Italy's academics are in a frenzy over the transition from degrees based on a series of exams to a system of credits.
Faculty councils are using any means necessary, from academic clout to treacherous thrusts of the academic stiletto, to secure as many credits as possible.
As the Corriere della Sera newspaper said, Italy's academics are "jubilant if, through cunning alliances, they can chip away at the credits of a hated colleague".
Under the system, which starts next autumn, the university ministry has given the three-year first-level degree 180 credits, while two years of a specialised degree is worth a further 120 credits.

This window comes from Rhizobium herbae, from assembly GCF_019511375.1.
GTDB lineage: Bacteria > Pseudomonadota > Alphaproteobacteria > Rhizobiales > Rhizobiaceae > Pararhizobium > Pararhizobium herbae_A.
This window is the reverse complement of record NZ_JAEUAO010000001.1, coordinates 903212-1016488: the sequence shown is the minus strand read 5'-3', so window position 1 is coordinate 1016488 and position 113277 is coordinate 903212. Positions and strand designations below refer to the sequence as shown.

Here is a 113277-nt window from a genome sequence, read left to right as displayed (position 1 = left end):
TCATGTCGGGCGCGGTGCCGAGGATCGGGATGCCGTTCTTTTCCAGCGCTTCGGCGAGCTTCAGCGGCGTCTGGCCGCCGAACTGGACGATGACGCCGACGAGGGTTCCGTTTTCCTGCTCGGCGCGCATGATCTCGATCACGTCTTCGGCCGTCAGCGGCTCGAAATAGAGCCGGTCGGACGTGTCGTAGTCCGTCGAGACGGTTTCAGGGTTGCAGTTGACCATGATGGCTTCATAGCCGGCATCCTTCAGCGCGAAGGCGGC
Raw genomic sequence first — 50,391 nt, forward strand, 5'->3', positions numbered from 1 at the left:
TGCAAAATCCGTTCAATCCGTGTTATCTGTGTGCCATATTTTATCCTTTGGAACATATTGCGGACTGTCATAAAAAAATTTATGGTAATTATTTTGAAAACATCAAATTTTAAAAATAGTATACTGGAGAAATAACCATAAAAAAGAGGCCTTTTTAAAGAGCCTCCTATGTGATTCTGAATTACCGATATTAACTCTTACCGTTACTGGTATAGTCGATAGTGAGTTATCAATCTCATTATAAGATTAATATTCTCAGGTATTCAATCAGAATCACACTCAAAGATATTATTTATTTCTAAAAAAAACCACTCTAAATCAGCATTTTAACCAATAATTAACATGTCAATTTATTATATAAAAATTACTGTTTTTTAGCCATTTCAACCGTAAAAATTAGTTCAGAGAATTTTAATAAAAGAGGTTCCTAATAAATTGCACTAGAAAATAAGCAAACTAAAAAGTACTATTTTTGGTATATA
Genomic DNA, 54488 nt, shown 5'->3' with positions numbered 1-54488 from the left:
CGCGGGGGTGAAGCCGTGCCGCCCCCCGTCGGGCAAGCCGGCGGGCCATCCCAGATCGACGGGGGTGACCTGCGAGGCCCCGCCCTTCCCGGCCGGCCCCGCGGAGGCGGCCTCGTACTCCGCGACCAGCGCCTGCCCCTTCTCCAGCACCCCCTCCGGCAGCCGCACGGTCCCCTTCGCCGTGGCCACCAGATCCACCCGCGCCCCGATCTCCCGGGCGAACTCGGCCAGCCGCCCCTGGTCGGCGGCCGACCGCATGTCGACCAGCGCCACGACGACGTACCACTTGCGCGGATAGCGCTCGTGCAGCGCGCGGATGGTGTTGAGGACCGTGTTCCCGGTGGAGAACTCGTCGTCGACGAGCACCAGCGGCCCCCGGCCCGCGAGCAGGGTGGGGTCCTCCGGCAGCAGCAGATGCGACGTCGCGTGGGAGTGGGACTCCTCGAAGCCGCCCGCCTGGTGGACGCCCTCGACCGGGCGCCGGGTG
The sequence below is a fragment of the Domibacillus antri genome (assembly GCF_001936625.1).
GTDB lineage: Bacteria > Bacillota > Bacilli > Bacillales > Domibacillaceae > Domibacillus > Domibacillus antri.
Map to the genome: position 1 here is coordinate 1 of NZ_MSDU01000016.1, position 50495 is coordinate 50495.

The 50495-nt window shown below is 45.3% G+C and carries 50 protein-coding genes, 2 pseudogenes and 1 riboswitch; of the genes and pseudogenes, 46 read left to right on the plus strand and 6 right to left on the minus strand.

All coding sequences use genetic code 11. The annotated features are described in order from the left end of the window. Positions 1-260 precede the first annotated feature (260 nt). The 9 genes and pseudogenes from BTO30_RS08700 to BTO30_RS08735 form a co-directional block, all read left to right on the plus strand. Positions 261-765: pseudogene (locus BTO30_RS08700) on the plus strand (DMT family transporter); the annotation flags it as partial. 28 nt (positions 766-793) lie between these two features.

But individual universities and faculties assign credits to each course. Discussions are still under way, but eight to ten credits is emerging as the average, lightweight courses get four credits, heavyweights 12 or more.
Roberto Finzi, who teaches economic history at Trieste University, said: "Teaching a course with more credits means access to greater human and financial resources. Formally, it is the faculty councils that are supposed to assign credits; in practice there is a power struggle in each faculty.
"Absurdly, we find that exactly the same course is worth more credits in one university than in another, presumably because the professor there is more powerful."